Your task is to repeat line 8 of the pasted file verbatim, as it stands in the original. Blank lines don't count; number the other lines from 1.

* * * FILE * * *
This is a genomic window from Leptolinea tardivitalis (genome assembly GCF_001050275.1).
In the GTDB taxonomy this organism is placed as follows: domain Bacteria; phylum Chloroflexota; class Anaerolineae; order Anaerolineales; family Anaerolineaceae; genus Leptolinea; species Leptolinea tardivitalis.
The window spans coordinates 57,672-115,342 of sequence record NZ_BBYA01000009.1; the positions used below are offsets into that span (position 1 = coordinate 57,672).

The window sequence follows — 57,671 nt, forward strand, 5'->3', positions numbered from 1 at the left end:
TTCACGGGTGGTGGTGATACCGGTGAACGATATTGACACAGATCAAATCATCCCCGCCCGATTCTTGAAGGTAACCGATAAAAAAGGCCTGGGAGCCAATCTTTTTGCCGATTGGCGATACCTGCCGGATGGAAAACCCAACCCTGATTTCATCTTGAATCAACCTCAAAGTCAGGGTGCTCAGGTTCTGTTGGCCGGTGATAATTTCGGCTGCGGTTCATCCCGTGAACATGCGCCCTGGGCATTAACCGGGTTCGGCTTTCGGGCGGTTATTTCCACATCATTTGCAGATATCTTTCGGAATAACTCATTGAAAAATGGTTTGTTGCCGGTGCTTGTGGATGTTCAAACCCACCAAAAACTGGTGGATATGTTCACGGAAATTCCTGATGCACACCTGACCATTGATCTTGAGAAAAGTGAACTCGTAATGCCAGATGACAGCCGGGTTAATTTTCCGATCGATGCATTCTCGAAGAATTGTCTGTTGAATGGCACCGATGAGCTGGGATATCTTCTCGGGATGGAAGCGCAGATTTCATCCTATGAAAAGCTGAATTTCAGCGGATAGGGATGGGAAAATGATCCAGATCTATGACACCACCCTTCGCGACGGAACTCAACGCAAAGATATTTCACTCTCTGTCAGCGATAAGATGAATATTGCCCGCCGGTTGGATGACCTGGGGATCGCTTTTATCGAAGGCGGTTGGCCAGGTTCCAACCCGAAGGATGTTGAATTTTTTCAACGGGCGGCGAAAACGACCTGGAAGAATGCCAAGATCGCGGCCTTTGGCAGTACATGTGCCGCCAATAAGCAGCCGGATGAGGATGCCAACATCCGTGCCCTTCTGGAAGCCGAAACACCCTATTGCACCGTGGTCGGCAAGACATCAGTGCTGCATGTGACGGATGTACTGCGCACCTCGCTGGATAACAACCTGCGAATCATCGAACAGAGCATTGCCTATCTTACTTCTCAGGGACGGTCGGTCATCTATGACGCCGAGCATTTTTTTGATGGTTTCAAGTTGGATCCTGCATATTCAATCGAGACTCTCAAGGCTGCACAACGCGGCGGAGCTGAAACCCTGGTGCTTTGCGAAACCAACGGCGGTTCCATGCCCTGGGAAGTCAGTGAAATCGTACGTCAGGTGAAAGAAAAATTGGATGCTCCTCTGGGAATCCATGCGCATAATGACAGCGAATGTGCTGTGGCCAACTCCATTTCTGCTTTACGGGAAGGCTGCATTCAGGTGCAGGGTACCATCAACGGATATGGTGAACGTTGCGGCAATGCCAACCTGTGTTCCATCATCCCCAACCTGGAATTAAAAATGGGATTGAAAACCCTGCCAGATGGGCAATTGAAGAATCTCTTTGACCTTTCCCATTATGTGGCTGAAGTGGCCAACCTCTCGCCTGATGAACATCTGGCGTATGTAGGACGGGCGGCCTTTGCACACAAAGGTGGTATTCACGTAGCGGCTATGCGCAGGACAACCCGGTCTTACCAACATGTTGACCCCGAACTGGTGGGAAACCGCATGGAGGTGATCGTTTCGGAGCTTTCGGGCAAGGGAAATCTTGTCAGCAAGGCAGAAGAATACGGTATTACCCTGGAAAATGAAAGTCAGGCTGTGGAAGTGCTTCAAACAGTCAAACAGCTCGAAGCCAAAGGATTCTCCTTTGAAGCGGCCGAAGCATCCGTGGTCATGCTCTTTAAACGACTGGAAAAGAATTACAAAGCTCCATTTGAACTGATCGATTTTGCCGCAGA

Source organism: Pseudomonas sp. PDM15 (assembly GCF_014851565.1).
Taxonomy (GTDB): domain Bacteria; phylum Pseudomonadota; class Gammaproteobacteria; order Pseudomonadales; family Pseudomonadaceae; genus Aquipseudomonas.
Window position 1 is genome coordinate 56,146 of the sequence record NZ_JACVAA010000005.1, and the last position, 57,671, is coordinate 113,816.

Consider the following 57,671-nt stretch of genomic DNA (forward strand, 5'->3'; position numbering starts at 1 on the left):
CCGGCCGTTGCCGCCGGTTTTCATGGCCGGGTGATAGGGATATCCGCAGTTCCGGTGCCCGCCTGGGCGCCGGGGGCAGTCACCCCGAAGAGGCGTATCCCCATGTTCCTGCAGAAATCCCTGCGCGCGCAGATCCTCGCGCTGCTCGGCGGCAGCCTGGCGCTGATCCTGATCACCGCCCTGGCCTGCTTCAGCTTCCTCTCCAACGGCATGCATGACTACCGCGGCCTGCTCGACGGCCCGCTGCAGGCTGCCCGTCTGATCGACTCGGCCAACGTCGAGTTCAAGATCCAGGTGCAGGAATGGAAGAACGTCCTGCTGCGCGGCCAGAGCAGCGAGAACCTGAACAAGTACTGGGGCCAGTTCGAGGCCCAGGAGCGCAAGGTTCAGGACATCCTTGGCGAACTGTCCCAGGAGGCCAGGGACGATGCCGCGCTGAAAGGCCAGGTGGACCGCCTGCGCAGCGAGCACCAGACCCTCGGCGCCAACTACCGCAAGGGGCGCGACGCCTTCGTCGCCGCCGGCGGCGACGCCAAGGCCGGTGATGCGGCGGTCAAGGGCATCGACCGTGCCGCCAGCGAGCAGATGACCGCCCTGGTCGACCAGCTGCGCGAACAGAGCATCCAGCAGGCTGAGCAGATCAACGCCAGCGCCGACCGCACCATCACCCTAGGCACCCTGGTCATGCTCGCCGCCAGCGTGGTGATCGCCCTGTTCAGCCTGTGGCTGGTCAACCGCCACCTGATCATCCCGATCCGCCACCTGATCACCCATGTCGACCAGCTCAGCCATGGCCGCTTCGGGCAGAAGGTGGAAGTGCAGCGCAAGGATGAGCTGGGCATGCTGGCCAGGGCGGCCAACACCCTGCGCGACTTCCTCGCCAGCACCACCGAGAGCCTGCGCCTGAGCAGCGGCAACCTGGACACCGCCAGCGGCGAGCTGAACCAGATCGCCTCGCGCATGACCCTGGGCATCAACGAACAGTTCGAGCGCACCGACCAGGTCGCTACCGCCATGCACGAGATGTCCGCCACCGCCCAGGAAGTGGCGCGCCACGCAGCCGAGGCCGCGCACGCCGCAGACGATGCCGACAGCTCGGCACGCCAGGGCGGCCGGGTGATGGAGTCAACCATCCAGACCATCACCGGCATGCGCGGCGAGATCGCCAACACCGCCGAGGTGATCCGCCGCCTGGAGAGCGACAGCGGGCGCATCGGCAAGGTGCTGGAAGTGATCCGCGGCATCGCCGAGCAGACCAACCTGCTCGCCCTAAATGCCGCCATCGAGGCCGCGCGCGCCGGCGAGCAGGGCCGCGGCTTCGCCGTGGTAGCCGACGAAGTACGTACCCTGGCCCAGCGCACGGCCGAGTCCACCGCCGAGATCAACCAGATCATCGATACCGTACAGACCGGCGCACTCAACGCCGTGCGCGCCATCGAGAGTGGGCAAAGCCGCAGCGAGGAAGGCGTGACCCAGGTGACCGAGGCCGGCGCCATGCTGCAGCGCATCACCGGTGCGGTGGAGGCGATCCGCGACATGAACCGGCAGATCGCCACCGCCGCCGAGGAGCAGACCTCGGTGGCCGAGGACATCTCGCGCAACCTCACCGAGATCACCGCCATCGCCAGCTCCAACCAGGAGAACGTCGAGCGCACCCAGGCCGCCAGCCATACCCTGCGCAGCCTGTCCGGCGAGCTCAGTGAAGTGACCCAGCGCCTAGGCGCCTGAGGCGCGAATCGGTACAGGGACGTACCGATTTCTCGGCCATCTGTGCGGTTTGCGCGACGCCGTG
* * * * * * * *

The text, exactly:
Window position 1 is genome coordinate 56,146 of the sequence record NZ_JACVAA010000005.1, and the last position, 57,671, is coordinate 113,816.